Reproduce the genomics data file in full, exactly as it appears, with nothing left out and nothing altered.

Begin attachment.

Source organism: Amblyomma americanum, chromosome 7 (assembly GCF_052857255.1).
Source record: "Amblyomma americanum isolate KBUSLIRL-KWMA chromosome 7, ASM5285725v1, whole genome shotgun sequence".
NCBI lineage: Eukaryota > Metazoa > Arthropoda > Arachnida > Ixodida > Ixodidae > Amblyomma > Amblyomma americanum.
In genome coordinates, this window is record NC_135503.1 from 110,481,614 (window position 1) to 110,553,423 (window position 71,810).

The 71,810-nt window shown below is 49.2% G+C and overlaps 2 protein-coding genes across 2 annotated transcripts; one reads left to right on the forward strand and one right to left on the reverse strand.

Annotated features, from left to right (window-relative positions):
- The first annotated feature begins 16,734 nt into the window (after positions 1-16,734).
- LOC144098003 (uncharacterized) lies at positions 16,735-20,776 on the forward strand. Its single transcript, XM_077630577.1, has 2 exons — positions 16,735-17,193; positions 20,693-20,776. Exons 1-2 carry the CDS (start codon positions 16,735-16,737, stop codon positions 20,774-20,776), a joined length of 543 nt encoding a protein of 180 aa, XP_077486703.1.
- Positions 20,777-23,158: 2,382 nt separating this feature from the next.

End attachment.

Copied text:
Source organism: Amblyomma americanum, chromosome 7 (assembly GCF_052857255.1).
Source record: "Amblyomma americanum isolate KBUSLIRL-KWMA chromosome 7, ASM5285725v1, whole genome shotgun sequence".
NCBI lineage: Eukaryota > Metazoa > Arthropoda > Arachnida > Ixodida > Ixodidae > Amblyomma > Amblyomma americanum.
In genome coordinates, this window is record NC_135503.1 from 110,481,614 (window position 1) to 110,553,423 (window position 71,810).

The 71,810-nt window shown below is 49.2% G+C and overlaps 2 protein-coding genes across 2 annotated transcripts; one reads left to right on the forward strand and one right to left on the reverse strand.

Annotated features, from left to right (window-relative positions):
- The first annotated feature begins 16,734 nt into the window (after positions 1-16,734).
- LOC144098003 (uncharacterized) lies at positions 16,735-20,776 on the forward strand. Its single transcript, XM_077630577.1, has 2 exons — positions 16,735-17,193; positions 20,693-20,776. Exons 1-2 carry the CDS (start codon positions 16,735-16,737, stop codon positions 20,774-20,776), a joined length of 543 nt encoding a protein of 180 aa, XP_077486703.1.
- Positions 20,777-23,158: 2,382 nt separating this feature from the next.